Would you like to pay £50,000-£70,000 for a classic Mini reborn with modern technology? Well, apparently someone will, because the good old Mini has been given a new lease of life.
David Brown Automotive (DBA), the firm that recently built the Speedback GT as a sixties-style coupe based on a modern Jaguar XKR chassis, has launched its new project, taking the classic Mini and bringing it right up to date with more power, actual technology and a bespoke chassis.
The Mini Remastered, as it’s being collectively called, will be built in small volumes no higher than 100 per year. According to DBA it will have the “style and feel of a classic with modern dynamics.” The bodies are new but almost identical to the original panels, aside from being tweaked so that they, err, actually fit properly – something the originals never really did.
Each car will be hand-built on a new custom-designed chassis with proper suspension (thank God) and four-piston brakes at each corner; a vast improvement over the original car, but maybe a tad excessive on the stoppers. The engines will be based on a 1275cc unit; essentially a heavily reconditioned version of the original one that powered later Cooper S models and the 1275 GT, although some reports also suggest that there will be a more powerful 1310cc unit for the Monte Carlo model.
Power is expected to be 50 per cent higher than it was back in the swinging sixties, so we’re expecting figures in the region of 90-100bhp. The car itself shouldn’t weigh much more than 700kg, so it should be plenty quick enough to be fun.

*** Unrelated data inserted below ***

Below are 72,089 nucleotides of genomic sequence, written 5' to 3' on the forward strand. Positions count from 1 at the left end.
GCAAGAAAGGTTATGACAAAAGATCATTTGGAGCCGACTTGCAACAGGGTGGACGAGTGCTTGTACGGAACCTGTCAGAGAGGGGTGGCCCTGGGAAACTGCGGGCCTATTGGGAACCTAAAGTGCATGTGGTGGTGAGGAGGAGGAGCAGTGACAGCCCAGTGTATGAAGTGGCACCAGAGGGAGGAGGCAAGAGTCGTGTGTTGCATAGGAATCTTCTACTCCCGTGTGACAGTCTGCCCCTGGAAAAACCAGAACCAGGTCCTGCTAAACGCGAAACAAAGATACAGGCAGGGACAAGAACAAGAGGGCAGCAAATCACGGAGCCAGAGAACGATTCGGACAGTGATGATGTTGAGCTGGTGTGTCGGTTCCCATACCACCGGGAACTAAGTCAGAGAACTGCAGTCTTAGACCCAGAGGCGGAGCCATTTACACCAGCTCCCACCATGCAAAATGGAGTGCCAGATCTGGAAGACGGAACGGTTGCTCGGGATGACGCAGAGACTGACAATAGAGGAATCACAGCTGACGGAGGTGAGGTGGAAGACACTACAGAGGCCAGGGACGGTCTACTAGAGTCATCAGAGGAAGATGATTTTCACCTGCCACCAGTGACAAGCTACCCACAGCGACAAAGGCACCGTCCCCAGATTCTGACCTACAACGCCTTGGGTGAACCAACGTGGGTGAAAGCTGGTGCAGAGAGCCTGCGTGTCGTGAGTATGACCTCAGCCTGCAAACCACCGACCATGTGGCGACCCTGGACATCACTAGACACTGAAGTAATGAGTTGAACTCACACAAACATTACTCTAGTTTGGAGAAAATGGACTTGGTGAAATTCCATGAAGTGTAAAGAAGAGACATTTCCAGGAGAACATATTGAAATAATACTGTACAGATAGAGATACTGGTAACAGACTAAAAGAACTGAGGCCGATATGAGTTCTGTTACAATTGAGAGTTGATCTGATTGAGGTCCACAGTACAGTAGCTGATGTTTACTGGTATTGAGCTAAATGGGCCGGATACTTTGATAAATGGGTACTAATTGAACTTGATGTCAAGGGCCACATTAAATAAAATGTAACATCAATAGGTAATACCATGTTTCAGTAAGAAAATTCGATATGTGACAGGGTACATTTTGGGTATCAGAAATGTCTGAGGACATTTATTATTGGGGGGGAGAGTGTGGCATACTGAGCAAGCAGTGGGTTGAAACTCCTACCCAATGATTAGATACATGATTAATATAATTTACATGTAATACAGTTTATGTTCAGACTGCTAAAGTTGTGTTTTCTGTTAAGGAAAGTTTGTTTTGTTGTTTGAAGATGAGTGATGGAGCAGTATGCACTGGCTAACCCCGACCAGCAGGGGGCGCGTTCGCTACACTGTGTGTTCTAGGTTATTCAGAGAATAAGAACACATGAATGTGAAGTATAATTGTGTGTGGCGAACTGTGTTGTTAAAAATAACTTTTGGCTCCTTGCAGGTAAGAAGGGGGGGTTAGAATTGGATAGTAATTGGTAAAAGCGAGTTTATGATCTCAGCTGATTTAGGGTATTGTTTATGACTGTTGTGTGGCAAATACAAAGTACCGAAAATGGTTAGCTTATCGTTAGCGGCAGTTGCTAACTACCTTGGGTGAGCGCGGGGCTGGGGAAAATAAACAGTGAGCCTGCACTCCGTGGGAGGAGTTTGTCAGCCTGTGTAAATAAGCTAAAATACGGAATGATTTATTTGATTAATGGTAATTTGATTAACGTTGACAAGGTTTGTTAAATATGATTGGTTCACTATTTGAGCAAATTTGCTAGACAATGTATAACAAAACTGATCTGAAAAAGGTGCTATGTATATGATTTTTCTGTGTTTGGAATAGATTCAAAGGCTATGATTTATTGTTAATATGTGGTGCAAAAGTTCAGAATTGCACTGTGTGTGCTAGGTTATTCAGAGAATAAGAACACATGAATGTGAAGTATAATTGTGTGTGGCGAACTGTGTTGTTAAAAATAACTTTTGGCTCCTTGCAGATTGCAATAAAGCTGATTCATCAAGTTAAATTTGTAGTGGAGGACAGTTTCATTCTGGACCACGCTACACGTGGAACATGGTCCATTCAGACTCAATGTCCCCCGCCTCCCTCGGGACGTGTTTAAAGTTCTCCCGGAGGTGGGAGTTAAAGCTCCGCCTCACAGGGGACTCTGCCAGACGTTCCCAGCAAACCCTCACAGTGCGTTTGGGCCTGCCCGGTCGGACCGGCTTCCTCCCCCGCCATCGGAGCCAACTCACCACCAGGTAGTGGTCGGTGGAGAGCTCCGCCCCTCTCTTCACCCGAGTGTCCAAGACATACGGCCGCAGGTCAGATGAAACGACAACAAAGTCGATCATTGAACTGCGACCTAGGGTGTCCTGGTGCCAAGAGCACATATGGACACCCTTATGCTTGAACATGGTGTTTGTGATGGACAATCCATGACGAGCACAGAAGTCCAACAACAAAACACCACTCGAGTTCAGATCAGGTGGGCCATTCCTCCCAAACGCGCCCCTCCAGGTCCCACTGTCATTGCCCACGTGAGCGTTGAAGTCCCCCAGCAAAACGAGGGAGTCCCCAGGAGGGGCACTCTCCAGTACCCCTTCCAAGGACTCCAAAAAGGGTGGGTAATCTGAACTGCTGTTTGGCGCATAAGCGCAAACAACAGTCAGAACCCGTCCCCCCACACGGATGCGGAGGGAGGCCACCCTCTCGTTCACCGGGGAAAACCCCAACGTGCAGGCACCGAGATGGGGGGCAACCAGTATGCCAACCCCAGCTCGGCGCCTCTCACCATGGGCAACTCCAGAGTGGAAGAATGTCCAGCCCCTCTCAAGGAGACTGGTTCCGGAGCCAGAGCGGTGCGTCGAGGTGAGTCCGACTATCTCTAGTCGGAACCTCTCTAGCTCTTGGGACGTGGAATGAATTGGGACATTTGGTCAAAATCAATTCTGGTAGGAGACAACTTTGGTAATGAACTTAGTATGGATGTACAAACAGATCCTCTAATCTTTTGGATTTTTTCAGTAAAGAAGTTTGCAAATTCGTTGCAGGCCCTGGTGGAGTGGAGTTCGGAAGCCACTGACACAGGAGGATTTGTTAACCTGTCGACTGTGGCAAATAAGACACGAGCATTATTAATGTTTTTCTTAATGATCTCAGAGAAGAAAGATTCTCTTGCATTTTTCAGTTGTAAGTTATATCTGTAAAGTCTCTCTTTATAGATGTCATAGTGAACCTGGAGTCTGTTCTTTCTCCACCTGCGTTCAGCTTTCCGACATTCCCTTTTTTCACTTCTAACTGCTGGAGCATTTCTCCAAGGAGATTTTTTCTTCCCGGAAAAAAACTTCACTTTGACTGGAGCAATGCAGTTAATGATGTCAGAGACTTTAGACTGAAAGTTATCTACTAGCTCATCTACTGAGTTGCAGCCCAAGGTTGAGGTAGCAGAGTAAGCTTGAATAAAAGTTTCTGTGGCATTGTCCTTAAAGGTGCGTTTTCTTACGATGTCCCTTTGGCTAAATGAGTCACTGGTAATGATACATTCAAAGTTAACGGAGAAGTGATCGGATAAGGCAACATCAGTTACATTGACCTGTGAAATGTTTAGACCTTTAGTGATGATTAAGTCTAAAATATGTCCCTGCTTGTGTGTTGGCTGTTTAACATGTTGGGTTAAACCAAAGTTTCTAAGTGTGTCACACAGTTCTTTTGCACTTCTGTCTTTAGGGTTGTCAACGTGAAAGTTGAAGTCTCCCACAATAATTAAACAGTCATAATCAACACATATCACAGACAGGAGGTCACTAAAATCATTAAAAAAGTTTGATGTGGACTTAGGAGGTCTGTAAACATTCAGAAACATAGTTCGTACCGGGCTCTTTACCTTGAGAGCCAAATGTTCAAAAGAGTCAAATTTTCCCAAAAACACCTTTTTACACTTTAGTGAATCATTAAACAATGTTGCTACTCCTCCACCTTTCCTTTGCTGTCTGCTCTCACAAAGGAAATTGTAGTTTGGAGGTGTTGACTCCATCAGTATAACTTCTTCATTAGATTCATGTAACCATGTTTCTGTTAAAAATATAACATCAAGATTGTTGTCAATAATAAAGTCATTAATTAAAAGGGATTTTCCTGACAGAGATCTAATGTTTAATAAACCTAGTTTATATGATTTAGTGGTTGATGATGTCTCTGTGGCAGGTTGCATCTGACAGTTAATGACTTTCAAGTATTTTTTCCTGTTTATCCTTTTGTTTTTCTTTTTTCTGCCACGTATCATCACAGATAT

Shock, horror, the ultra-basic Mini of old is long-forgotten inside the Remastered version thanks to a decent-sized colour touchscreen, plugged into software that’s compatible with Apple CarPlay and Android Auto. You can see Google Maps in action on the photo below, behind a rather lovely wood-and-metal steering wheel.
Obviously, the wealthy sort that will buy the Mini Remastered will want a better interior, and DBA has delivered with soft, hand-trimmed leather seats, luxury carpets and unique door trims. The front seats have apparently been ‘enhanced’ to improve the old cramped driving position. As an added nod to the modern, there are also puddle lamps in the door mirrors.
The entry model will cost £50,000 plus any extras, while Cafe Racer and Monte Carlo special editions will add around £20,000 to that. Expect a first public appearance in late April at the Top Marques Monaco show, where, to be fair, this sort of money is pocket change.